On May 27, 2020


By Rep. Jim Harrison

I must say that the potential reopening of barbers and hair salons on May 29 got my attention. As we were recently sorting through some old books, we came across our college yearbook. I couldn’t help thinking that the longer hair I had then was indeed making a comeback!

Last week, I saw the announcement of more openings, albeit with restrictions.

Outdoor dining with guidelines began May 22, in time for the Memorial Day weekend.

Effective May 29, hair salons and barber shops may reopen by appointment with limits on occupancy.

Additional medical procedures and health services have been allowed to resume, including: inpatient surgeries and procedures; outpatient services, including clinic visits, diagnostic imaging and limited outpatient surgeries and procedures; and selective dental services.

Pools, beaches and swimming facilities may open in accordance with previously issued outdoor recreation and fitness guidance.

Vermonters may hold yard sales and garage sales with 10 or fewer people.  The governor’s latest order also cancels all traditional fairs and festivals until further notice.

Other highlights

Governor Phil Scott announced a $400 million economic relief and recovery package, using funds from the $1.25 billion the state received from the Federal CARES Act. The two-phase proposal, which is expected to be the first of multiple packages necessary to fully recover, will start with $310 million for immediate emergency relief to the most impacted sectors and businesses to be followed by $90 million in long-term recovery investments. The proposal needs be reviewed by Legislature in the coming weeks.

The Senate’s bill to provide bonuses for March and April to front line workers earning less than $25/hour is stalled in the House out of concerns of whether the $60 million can come from the federal CARES Act money the state received.

The Senate Natural Resources Committee may not have time in the coming weeks to take all the necessary testimony to review the House-proposed changes to Vermont’s Act 250 land use law. They could, however, focus on areas where there is widespread agreement.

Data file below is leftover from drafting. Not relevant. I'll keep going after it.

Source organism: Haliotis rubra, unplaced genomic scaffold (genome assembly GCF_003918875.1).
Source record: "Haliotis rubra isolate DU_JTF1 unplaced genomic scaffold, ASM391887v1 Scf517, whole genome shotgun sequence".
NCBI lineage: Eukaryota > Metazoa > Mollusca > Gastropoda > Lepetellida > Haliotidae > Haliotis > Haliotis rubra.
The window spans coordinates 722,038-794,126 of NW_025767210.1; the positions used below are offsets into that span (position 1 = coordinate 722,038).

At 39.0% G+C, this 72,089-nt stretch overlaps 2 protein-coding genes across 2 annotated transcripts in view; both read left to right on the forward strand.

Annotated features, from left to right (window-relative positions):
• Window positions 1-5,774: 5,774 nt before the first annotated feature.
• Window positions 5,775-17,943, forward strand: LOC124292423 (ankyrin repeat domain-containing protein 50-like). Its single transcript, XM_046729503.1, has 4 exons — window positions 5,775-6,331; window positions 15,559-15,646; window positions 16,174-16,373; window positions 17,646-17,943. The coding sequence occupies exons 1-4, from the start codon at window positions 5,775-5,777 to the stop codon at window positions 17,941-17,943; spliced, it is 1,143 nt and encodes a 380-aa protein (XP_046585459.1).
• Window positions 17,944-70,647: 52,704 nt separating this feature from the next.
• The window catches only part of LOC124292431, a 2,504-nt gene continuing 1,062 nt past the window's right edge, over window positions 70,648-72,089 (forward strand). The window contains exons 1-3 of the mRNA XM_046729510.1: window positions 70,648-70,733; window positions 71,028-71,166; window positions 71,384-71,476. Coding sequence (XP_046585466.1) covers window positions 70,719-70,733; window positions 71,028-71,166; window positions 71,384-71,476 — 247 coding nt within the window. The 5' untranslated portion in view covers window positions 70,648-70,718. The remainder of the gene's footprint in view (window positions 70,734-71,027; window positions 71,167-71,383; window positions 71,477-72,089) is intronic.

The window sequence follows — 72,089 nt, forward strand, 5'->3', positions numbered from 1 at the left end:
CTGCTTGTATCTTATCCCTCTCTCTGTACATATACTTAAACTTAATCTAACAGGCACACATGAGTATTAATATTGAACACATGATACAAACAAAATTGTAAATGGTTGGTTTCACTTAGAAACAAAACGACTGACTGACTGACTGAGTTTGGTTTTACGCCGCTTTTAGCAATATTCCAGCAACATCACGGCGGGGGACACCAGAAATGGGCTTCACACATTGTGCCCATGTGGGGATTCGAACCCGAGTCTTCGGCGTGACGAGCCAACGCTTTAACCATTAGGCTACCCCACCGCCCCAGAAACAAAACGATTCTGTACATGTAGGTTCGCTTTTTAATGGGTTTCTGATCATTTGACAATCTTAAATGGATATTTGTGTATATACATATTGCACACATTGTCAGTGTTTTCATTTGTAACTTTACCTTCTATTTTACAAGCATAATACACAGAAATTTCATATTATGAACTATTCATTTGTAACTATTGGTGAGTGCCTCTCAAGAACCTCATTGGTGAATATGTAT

The Vermont Dept. of Health is opening nearly two dozen additional pop-up sites to test people who do not have symptoms of Covid-19 for the virus. To make an appointment to be tested visit  humanresources.vermont.gov/popups, or by calling 2-1-1 or 802-828-2828. All clinics operate from 9 a.m. – 3 p.m.

Senate leader Tim Ashe has indicated the Senate may move ahead with legislation allowing the secretary of state to proceed with all-mail balloting for the November elections and remove the governor from the conversation. The governor has said it is premature to make a decision to mail ballots to all voters until after the August primary. He also said  anyone concerned about voting in person can request an absentee ballot under Vermont’s early voting law.

A key House committee is reviewing a draft bill, which would increase the statewide education property tax yields and non-homestead rate for fiscal year 2021 by an average of 4.3% (local rates will vary depending on school budgets passed). It is not clear where the Education Fund deficit would be paid back.

And finally, speaking of haircuts, the state budget may be getting one. The Scott administration presented legislative budget committees with a first quarter budget plan for the fiscal year beginning July 1 that reduces spending in most areas of state government by 8% from last year.

Jim Harrison is a state representative for Bridgewater, Chittenden, Killington and Mendon.He can be reached at JHarrison@leg.state.vt.us.

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